Such ambiguity is not particularly surprising: there will be athletes who understandably want high-quality media coverage narrated around their elite athletic achievement. Others will see Paralympic media as an important site for disrupting dominant narratives and disability discourses and providing a platform for disability activism.
Despite deep historical roots claiming that sport is apolitical, sport is sutured with politics. Indeed, sport has always been an important cultural site on which any given society’s anxieties, concerns and social issues are played out and through which issues of social justice have been narrated and framed. Think recently, for example, of the role of Colin Kaepernick in the Black Lives Matter (BLM) movement or of the ‘unwanted kiss’ in the aftermath of Spain’s 2023 Women’s World Cup victory in exposing misogyny via #SeAcabó. However, inequalities related to disability have, for the most part, been absent in these debates.
Yet, do we sense something of a sea change here with para-athletes increasingly speaking out on injustices and lived experiences beyond sport? Indeed, the Paralympics GB YouTube series ‘My Voice’ is predicated on the organisation’s new focus on social impact and aims to better connect Paralympic athletes to their lives outside of sport.
Most recently, seven-time Paralympian Hannah Cockroft spoke out about the ways in which Paralympic athletes are shown for (celebrated) what they can do whilst the majority of disabled people are shown for what they can’t do (at best) or criminalised (at worst). Whilst Cockroft was critiquing the British government’s lack of prioritisation afforded to disability rights and advocacy, she also speaks to the differences between the elevated Paralympic pedestal, the representation of disability, and the lived experiences of Disabled people.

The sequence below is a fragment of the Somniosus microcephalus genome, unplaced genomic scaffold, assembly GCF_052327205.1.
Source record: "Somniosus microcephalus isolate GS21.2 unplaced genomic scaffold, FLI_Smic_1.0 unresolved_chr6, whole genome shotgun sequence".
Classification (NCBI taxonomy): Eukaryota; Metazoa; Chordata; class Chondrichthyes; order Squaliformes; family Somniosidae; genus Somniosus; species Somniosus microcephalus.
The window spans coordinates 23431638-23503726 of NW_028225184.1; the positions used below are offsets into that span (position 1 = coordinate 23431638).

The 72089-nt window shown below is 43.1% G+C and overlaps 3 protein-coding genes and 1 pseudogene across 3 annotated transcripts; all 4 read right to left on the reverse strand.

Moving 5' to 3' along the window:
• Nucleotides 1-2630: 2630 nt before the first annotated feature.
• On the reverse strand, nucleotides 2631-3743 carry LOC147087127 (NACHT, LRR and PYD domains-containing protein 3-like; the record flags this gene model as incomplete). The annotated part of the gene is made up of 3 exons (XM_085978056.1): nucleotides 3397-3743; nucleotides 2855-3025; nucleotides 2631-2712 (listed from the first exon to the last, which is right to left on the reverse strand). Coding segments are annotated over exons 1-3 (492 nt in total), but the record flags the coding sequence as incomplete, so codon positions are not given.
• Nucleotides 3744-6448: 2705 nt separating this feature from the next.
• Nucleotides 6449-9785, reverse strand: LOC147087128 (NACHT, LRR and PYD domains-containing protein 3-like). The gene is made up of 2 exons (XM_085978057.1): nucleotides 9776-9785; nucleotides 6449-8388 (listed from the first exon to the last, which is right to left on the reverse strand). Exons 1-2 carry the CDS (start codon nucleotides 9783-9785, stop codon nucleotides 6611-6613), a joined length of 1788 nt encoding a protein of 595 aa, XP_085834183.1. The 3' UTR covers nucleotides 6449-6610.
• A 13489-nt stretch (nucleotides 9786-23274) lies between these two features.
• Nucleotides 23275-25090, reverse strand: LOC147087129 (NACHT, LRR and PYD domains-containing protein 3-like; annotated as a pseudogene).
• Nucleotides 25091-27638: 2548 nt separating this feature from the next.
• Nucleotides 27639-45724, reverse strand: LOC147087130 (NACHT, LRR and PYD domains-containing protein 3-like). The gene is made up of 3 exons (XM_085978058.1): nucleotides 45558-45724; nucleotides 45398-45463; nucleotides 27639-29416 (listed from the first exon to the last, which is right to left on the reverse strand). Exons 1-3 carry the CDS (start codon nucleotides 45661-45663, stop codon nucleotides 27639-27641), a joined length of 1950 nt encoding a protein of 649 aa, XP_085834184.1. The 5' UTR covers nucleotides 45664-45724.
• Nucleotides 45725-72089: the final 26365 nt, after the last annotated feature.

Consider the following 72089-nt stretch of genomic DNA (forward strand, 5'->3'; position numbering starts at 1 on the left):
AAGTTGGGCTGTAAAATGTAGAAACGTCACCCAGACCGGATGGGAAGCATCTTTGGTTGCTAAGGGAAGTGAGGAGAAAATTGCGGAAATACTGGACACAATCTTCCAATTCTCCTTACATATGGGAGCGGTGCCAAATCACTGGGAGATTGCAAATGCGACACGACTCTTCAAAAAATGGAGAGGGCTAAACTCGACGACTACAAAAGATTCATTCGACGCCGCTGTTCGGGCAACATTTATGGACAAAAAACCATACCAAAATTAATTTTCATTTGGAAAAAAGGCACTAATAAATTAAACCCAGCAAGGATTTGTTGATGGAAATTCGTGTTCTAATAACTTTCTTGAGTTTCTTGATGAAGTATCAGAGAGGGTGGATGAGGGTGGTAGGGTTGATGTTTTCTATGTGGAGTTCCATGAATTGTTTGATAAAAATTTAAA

Our own research suggests that socially progressive forms of disability representation can lead to positive social change, especially with respect to disability awareness. Further, the Paralympics can be an important vehicle toward greater inclusion, education and the visibility of disability. Yet such sustainable cultural legacies remain plagued – at present – by complexity and contradiction with respect to issues of inclusion/exclusion, empowerment/disempowerment, and continued forms of marginalisation and ableism.
The research suggests that significant challenges remain for broadcasters, host committees and governing bodies to harness their powers to ensure parasport is representative of – and for – all disabled people. To that end, we offer a number of challenges and opportunities for multiple stakeholders to consider that coalesce around:
- Ensuring coverage beyond that focused on the ‘able-disabled’ and which embraces a wider range of sports than typically shown;
- Continued dialogue between disability rights groups and broadcasters on representation;
- Engaging with the athlete voice;
- Extending coverage beyond the ‘two weeks every four years’ Paralympic cycle;
- Developing a greater understanding of the multiple intersections between disability and other forms of inequality;
- The exploration of narrative framing that embraced both high-performance sport and spoke to wider social inequalities faced by Disabled people in an ableist society
The Paralympics will not be a panacea for inequality; it will not, in and of itself, lead to fully integrated disability-inclusive societies. Yet, as arguably the most visible representation of disability on our screens, it would likely be equally redundant to ignore or decry the potential of Paralympic representations in contributing towards meaningful social change.
At a moment in time in which even celebrated Paralympians decry that the world is scary for Disabled people, with government ‘failing to listen’ to the needs of some of the most vulnerable people in society, and with inequalities exacerbated by the Covid pandemic, never has there been a more important time to embrace the complexities of this Paralympic paradox.
About the author: Michael Silk is a Professor of Sport, Culture and Society and Director of the Sport & Physical Activity Research Centre (SPARC) at Bournemouth University. He is an interdisciplinary scholar focusing on the intersections between sport, social and economic inequalities, and the media.